Polarized light microscopy (PLM) is used for examination of specimens in many types of laboratories, including biology and geology labs. In conservation, we use PLM for identification of minute fragments from objects-anything from pigment particles to wood fragments to textile fibers. We also use this technique to examine corrosion products, salts, and other materials found on artifacts-all of this work helps us better understand what the objects are made of, their condition, and ultimately provides important information for making conservation treatment decisions.

For example, our Conservation Fellow Tessa de Alarcon, who is conducting a year-long condition survey of Penn Museum artifacts from Kourion, Cyprus, has been using PLM to examine salts present in ceramic vessels from this collection. Tessa is desalinating the ceramics to remove the salts, which likely accumulated in the ceramics in the burial environment and will cause damage if not removed. To confirm which salts are present, she removed samples of the salts and examined them under the microscope. Here is an image of one of the salt samples, which shows that there are 2 different types of salts present-nitrates and sulfates.

Magnified image of 2 types of salts present on a ceramic vessel from Kourion (400X magnification).

You can read more about Tessa’s work with the Kourion collection (and view a cool video clip!) here on the Penn Museum blog.

In the Artifact Lab, one of the first ways that I’ve used our new microscope is to examine fibers from a thread that detached from the fabric wrappings of the falcon mummy I described in a previous blogpost. Fortunately for me (but unfortunately for the poor falcon mummy!) there are lots of detached threads that were available to sample for examination under the microscope. Here is a magnified image of one of these threads:

A small detached thread from the falcon mummy’s wrappings (40X magnification). I noted that the thread has an “S” twist and the fibers are shiny.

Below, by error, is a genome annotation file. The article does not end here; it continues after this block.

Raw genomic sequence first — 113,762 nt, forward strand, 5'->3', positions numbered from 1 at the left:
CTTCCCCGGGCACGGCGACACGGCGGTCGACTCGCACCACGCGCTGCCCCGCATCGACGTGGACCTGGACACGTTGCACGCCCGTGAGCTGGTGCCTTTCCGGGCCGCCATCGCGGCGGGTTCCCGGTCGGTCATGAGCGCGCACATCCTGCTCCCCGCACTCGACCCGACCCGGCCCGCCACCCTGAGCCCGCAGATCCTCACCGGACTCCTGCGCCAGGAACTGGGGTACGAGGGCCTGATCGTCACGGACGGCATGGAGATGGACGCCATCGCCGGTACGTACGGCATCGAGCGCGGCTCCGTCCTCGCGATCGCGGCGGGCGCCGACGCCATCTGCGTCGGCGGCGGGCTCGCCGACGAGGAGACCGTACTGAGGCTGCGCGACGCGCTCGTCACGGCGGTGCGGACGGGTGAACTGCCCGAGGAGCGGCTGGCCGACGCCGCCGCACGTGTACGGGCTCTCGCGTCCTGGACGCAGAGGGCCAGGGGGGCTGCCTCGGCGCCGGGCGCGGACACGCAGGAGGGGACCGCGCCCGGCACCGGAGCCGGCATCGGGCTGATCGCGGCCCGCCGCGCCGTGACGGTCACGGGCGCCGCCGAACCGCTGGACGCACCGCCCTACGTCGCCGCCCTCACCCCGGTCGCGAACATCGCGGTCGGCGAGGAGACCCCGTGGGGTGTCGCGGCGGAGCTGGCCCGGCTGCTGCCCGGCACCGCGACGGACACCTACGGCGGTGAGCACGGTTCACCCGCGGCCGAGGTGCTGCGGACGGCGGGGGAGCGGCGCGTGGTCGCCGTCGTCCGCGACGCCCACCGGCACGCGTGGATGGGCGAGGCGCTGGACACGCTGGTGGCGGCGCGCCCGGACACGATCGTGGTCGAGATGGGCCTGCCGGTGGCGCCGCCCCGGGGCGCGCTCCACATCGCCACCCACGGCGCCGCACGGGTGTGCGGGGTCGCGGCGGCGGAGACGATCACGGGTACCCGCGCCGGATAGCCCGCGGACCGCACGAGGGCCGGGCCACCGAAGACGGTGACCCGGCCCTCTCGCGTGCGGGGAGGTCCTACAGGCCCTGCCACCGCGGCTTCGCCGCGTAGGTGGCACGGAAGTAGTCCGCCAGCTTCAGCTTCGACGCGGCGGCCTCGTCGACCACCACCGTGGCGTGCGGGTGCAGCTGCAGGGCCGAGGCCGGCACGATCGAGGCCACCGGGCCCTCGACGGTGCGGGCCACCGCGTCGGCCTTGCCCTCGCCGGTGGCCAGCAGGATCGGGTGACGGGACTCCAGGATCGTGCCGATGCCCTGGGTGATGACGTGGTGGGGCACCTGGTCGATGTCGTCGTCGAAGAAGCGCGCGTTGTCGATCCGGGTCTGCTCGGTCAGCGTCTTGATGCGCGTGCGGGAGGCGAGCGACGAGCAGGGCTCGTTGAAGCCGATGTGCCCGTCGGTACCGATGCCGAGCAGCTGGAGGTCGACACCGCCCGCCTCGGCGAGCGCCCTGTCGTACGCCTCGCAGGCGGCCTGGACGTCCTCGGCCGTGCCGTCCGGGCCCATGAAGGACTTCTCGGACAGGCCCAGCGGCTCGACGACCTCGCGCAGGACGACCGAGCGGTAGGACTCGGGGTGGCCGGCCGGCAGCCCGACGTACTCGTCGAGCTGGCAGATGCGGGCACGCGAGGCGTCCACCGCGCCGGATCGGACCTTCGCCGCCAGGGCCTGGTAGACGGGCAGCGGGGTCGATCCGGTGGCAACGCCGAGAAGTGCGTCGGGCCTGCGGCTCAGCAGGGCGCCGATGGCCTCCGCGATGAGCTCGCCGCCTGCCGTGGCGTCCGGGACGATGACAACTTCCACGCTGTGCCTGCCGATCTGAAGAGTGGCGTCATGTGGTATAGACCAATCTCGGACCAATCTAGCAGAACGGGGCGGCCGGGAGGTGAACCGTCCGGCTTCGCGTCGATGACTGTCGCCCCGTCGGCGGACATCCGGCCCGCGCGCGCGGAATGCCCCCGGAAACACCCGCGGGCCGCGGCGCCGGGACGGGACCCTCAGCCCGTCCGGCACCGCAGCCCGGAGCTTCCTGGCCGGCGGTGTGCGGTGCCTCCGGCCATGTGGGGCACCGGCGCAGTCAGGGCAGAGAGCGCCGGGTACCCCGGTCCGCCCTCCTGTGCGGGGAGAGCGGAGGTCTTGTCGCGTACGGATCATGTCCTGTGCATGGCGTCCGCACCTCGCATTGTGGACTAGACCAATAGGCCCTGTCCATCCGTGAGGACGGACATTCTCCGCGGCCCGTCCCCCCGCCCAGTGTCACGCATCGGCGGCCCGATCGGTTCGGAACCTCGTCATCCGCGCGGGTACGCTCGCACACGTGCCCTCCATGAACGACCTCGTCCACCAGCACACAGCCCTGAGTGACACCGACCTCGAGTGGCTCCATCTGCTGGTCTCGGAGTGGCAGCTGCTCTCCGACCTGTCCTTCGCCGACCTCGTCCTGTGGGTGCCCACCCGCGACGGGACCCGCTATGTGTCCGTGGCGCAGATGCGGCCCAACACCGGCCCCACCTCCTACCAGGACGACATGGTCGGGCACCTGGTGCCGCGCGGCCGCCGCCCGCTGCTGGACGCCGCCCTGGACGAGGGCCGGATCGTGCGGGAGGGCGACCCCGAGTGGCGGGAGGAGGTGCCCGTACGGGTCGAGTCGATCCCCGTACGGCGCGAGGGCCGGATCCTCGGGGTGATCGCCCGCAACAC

Using our binocular microscope, I put a drop of water on the thread and teased out several individual fibers from the thread on a glass slide, and then covered the fibers with a cover slip.

This image shows all of the tiny fibers from the larger thread-it is important to examine these fibers individually in order to identify what type of textile the falcon mummy is wrapped in (40X magnification).

Once the slide was prepared, I mounted it on the polarized light microscope and examined it at 50, 100 and 200X magnification.

Fiber from falcon mummy textile wrappings (200X magnification)

Under such powerful magnification, it is possible to see features such as a very small lumen (central cavity) and nodes along the length of the fiber. These features are characteristic of flax fibers, and comparing my sample with known references (including in this great Fiber Reference Image Library), it was immediately clear that this is what it is. Flax is used to make linen, and since the majority of ancient Egyptian textiles are linen, I already had a good idea that this is what was used to make the falcon mummy-but this proves it!

You can see from this work that PLM is a very useful technique, but it also is important to have an idea about what the possibilities are for what your sample-background research and close examination before microscopy is essential.